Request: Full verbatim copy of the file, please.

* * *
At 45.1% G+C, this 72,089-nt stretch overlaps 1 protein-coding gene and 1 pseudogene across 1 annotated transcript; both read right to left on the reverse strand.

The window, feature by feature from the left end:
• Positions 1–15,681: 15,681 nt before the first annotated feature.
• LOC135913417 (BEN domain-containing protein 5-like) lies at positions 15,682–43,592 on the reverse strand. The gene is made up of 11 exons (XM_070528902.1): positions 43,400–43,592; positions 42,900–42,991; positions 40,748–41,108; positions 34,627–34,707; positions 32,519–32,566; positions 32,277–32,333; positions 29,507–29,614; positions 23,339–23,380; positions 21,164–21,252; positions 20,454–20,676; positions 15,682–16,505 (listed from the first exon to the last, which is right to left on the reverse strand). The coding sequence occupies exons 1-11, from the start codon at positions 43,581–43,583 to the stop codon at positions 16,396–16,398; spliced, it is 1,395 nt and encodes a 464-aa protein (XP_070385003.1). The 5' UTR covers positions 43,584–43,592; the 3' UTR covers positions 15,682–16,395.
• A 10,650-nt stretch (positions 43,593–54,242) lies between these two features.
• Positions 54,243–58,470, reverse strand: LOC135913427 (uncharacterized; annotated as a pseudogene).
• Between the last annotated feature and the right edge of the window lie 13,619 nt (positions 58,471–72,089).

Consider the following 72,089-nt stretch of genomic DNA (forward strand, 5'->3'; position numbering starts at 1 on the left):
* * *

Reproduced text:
At 45.1% G+C, this 72,089-nt stretch overlaps 1 protein-coding gene and 1 pseudogene across 1 annotated transcript; both read right to left on the reverse strand.

The window, feature by feature from the left end:
• Positions 1–15,681: 15,681 nt before the first annotated feature.
• LOC135913417 (BEN domain-containing protein 5-like) lies at positions 15,682–43,592 on the reverse strand. The gene is made up of 11 exons (XM_070528902.1): positions 43,400–43,592; positions 42,900–42,991; positions 40,748–41,108; positions 34,627–34,707; positions 32,519–32,566; positions 32,277–32,333; positions 29,507–29,614; positions 23,339–23,380; positions 21,164–21,252; positions 20,454–20,676; positions 15,682–16,505 (listed from the first exon to the last, which is right to left on the reverse strand). The coding sequence occupies exons 1-11, from the start codon at positions 43,581–43,583 to the stop codon at positions 16,396–16,398; spliced, it is 1,395 nt and encodes a 464-aa protein (XP_070385003.1). The 5' UTR covers positions 43,584–43,592; the 3' UTR covers positions 15,682–16,395.
• A 10,650-nt stretch (positions 43,593–54,242) lies between these two features.
• Positions 54,243–58,470, reverse strand: LOC135913427 (uncharacterized; annotated as a pseudogene).
• Between the last annotated feature and the right edge of the window lie 13,619 nt (positions 58,471–72,089).

Consider the following 72,089-nt stretch of genomic DNA (forward strand, 5'->3'; position numbering starts at 1 on the left):